A quick breakfast of bagels, muffins, toast, and all the fixings before running to....
Martin’s accordion factory. For over 30 years, Martin Accordions has built all hand-made, single row, diatonic accordions for musicians around the world. If it runs on air and reeds, they can probably fix it!
We were entertained by the dad, the grandson, the daughter AND Ron.
Our guests just could not stay in their seats.
Especially when the daughter played spoons on the scrubboard.
Wow! What beautiful musical instruments under one roof.
AND we met the brother who helps to make these instruments. He was a wealth of information on how these instruments are made.
He explained about all the different kinds of woods they use to make these accordions.
Lunch was at Don’s seafood, who spent more than 80 years creating a recipe for something much greater than a place for a lunch break or a night out. It’s a place to share and be a part of the family. They believe in serving food that’s time-tested; years of getting the recipe just right, not just close enough.
What was on the menu? Well your choice of broiled catfish, stuffed eggplant casserole, grilled chicken, shrimp & catfish with all the trimmings and bread pudding with rum sauce for dessert.
If bread pudding wasn’t enough, we stopped at Borden’s ice cream. Borden’s, built in 1940, is the last retail Borden's Ice Cream Shoppe in the World. It is located in Lafayette, Louisiana, where you can get a taste of ice cream done "the Old Fashion Way."
Everyone ordered whatever they wanted! From one scoop of ice cream to a banana split. THAT is the Rivoli Rallies Way!
Next stop, Bayou Teche Brewing. It was formed by three brothers, Karlos, Byron and Dorsey Knott, when they started brewing in an abandoned railcar on St. Patrick's Day in 2009.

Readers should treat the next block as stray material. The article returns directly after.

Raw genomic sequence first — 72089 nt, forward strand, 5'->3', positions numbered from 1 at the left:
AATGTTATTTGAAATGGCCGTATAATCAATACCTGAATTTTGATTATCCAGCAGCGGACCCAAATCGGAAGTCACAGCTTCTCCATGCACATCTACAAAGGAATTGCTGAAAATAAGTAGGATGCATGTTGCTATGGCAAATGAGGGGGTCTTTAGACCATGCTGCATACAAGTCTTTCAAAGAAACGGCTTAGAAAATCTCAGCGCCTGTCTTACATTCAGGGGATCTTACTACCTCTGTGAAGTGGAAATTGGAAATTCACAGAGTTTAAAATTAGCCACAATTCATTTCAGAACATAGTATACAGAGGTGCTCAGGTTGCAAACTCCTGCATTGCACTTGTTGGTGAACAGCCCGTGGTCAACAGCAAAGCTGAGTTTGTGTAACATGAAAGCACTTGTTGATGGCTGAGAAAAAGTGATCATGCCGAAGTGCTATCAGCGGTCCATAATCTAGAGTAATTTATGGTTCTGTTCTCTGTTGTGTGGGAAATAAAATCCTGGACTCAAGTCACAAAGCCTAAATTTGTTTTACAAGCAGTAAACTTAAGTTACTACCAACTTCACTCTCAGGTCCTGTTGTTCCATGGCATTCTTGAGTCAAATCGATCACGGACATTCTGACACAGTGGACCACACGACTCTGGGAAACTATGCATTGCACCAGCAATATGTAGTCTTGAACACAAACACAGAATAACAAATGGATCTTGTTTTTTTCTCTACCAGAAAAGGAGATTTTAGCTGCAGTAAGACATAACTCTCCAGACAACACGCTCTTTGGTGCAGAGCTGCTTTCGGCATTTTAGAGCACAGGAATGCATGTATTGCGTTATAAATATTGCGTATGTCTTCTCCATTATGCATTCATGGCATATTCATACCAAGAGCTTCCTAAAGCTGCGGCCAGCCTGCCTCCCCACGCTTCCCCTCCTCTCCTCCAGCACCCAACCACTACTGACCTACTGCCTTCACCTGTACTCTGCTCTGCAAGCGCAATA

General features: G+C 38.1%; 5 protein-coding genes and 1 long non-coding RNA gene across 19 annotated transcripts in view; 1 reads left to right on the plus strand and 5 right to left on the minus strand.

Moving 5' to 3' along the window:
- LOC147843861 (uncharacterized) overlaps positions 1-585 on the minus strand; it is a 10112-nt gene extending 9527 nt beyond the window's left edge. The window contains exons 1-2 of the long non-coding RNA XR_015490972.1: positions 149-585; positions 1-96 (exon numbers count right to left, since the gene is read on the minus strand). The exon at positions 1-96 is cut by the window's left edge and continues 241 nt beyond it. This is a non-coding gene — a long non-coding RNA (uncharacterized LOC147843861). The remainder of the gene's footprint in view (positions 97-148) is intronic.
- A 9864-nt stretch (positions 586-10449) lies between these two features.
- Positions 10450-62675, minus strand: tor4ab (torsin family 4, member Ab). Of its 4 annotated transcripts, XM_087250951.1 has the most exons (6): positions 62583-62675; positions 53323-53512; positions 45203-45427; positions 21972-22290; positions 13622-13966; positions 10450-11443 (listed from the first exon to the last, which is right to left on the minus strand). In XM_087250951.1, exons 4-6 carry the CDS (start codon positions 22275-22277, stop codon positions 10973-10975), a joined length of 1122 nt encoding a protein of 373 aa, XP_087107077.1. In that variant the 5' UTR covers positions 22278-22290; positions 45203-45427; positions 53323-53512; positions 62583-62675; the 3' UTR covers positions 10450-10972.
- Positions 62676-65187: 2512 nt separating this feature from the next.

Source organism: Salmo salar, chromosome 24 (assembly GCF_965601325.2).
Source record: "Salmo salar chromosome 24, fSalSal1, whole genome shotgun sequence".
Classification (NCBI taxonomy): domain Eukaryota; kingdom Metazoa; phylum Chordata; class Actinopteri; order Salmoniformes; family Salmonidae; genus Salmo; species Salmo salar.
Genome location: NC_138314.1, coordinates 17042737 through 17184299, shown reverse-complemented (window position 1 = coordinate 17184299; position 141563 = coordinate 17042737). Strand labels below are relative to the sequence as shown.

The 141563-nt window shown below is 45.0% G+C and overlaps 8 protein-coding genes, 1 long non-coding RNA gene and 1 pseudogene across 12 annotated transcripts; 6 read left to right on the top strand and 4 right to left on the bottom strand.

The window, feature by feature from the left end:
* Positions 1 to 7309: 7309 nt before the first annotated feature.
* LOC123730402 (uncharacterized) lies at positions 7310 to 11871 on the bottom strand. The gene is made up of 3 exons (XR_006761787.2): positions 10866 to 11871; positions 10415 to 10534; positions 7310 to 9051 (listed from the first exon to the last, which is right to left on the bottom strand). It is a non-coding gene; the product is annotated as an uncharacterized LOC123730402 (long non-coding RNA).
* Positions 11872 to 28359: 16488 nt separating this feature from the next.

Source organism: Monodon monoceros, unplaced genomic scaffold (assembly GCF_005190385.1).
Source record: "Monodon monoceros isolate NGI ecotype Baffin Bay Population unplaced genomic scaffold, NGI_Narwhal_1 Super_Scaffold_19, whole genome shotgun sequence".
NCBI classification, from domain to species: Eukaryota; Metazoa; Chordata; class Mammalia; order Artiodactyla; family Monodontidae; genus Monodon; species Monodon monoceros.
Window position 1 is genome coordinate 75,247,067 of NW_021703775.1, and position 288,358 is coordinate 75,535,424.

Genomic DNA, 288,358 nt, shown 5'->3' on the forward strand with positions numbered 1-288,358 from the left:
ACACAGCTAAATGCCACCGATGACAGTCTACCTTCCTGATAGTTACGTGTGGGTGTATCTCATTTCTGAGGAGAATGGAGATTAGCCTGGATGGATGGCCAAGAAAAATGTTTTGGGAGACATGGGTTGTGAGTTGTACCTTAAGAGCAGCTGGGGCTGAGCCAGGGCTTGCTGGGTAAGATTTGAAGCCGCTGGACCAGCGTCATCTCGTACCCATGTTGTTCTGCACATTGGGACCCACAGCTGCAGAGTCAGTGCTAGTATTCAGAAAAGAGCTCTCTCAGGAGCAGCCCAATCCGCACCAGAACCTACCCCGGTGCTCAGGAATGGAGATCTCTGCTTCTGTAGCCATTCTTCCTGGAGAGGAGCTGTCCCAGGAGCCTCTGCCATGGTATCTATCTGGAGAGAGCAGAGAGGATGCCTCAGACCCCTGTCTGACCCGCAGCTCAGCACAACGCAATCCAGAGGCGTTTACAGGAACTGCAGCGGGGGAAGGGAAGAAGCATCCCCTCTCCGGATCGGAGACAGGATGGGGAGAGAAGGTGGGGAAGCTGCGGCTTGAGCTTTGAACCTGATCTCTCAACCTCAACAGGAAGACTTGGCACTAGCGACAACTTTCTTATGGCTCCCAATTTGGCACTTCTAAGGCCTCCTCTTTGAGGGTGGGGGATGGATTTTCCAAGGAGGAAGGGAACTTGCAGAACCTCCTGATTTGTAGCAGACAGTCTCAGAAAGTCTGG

Tasting, of course, was part of the tour.
As well as relaxing and dancing on the patio.
As you can see, Ron was trying to show off his “dance lessons” by twirling Kay into a frenzy.
Dinner was at Pont Breaux’s Cajun family style restaurant where we had our choice of Cajun ribeye, catfish, hamburger steak, catfish Point Breaux, the house specialty, shrimp or grilled chicken with salad and dessert.
While we ate, music played and professional dance instructors showed us how Cajun dancing is done. So that AFTER dinner, we could participate.
Ending with Rivoli Rallies taking over the dance floor with everyone taking turns showing their dance steps in the circle
and our Rivoli Rallies train dance.
Great way to exercise off all that food.
Big breakfast before our full day of touring. Oatmeal, eggs, bacon, fruit and HOMEMADE biscuits.
Now, off to the Ardoyne Plantation House, a VICTORIAN GOTHIC Sugarcane Plantation Home completed in 1894 by John Dalton Shaffer. What is really unique is that it has been continually lived in by the builder’s original family for 6 generations and is STILL a working sugarcane plantation. Unfortunately, we could not take photos inside….
The resident ghost at Ardoyne Plantation is called Uncle Benny. Uncle Benny didn't get along with Grandmother Margaret, who lived in the plantation home. The story goes that Uncle Benny came to visit one day, and Grandmother Margaret hid his boots upstairs where he couldn't find them. This made him very angry, as there are over 20 rooms in the house, and he looked in all of them!
Susan Shaffer told us that Uncle Benny passed away in 1942, and that's when people started hearing footsteps upstairs, all through the night. Susan and her husband moved into the house in 2008, and she decided to remedy the problem. Upon going in the attic she found two pairs of boots, and she brought them down to the office. Ever since then there have been no reports of footsteps upstairs. They like to think that “Uncle Benny is happy he found his boots and is now residing in the office."
Lunch at Grady V’s Bayou Country Club was eloquent: stuffed chicken Florentine, shrimp & grits, back nine salad, tomato basil soup, sweet potato mash, sautéed vegetables and “Gooey Toffee Ala Mode.”
Their goal was to provide uncomplicated, honest and good food and drinks to their guests. They decided on classic favorites. When their doors opened, the community embraced them then and embraces them now.
The afternoon was spent at Chauvin Sculpture Garden. Little is known about the reclusive Kenny Hill, a bricklayer by trade, born around 1950. In 1988, he settled on some property on the bayou in Chauvin (pronounced show-van), Louisiana—population 3,400. Hill pitched a tent as his home and, over time, built a small rustic home that demonstrated an interesting use of space and attention to detail. Then, in 1990, without explanation, he began transforming his lush bayou environment into a fantastic chronicle of the world as seen through his eyes.